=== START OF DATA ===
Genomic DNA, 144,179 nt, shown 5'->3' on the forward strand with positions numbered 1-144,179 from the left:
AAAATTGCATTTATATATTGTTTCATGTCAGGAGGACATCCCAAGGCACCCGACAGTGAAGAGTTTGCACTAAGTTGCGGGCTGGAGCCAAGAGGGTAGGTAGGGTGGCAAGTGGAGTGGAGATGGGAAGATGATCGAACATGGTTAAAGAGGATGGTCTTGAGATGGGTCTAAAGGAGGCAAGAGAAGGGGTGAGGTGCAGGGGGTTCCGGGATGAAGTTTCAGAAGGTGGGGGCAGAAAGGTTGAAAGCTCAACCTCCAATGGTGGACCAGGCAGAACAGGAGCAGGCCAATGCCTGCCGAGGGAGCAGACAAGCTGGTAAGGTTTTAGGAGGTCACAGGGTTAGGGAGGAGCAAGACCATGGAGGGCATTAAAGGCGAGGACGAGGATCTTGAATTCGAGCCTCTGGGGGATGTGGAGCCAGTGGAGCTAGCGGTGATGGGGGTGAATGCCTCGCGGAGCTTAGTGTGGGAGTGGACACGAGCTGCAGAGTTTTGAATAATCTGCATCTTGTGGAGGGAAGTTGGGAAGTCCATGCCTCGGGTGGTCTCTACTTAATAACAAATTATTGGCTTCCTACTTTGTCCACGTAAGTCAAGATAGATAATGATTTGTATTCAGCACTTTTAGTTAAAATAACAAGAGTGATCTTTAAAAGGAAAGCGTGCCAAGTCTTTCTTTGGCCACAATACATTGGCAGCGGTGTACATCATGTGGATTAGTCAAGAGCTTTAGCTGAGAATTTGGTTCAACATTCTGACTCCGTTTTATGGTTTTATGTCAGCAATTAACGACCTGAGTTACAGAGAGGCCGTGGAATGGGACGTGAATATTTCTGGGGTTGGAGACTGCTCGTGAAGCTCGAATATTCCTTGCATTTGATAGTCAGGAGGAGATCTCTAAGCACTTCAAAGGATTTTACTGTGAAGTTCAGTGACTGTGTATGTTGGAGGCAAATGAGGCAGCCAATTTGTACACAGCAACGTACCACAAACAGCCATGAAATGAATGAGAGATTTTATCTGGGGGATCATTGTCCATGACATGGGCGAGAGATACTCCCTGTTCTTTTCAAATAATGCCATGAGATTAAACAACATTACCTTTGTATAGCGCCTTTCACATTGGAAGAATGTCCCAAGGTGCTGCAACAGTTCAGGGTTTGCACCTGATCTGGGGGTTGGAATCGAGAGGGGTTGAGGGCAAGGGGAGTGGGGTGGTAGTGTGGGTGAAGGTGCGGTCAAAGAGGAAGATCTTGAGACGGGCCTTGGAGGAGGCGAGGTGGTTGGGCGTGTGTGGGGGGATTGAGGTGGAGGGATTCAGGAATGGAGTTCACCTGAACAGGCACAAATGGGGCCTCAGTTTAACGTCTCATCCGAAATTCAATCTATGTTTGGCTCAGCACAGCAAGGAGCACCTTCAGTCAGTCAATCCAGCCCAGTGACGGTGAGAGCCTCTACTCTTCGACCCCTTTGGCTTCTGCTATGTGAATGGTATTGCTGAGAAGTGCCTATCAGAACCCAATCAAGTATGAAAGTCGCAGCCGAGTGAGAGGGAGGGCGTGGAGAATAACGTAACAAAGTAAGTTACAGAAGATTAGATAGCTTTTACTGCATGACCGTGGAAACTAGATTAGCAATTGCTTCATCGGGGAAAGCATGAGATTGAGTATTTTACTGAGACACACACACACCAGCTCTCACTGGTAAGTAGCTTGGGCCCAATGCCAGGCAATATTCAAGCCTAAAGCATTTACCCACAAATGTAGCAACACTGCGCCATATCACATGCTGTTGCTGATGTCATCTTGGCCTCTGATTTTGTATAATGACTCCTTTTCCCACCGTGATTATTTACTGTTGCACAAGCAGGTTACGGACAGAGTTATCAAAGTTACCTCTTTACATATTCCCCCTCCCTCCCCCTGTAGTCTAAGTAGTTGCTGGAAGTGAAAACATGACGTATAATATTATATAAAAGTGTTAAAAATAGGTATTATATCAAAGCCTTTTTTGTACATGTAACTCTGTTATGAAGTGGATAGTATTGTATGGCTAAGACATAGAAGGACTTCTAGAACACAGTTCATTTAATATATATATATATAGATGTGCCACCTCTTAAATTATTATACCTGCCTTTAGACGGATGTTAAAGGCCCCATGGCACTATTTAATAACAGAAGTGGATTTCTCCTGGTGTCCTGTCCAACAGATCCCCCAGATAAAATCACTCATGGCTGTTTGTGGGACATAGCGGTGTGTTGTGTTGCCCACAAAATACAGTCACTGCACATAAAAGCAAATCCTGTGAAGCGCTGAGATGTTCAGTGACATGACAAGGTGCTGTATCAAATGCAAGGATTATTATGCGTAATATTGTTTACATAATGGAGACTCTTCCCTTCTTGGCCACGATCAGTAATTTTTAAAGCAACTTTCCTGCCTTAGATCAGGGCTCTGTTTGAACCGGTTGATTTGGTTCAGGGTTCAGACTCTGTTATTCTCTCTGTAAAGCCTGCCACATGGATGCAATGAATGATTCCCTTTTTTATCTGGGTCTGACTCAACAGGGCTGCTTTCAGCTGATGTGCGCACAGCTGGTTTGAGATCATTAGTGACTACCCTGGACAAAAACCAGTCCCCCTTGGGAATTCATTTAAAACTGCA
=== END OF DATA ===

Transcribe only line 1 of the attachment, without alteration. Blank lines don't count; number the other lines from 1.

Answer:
Genomic DNA, 144,179 nt, shown 5'->3' on the forward strand with positions numbered 1-144,179 from the left: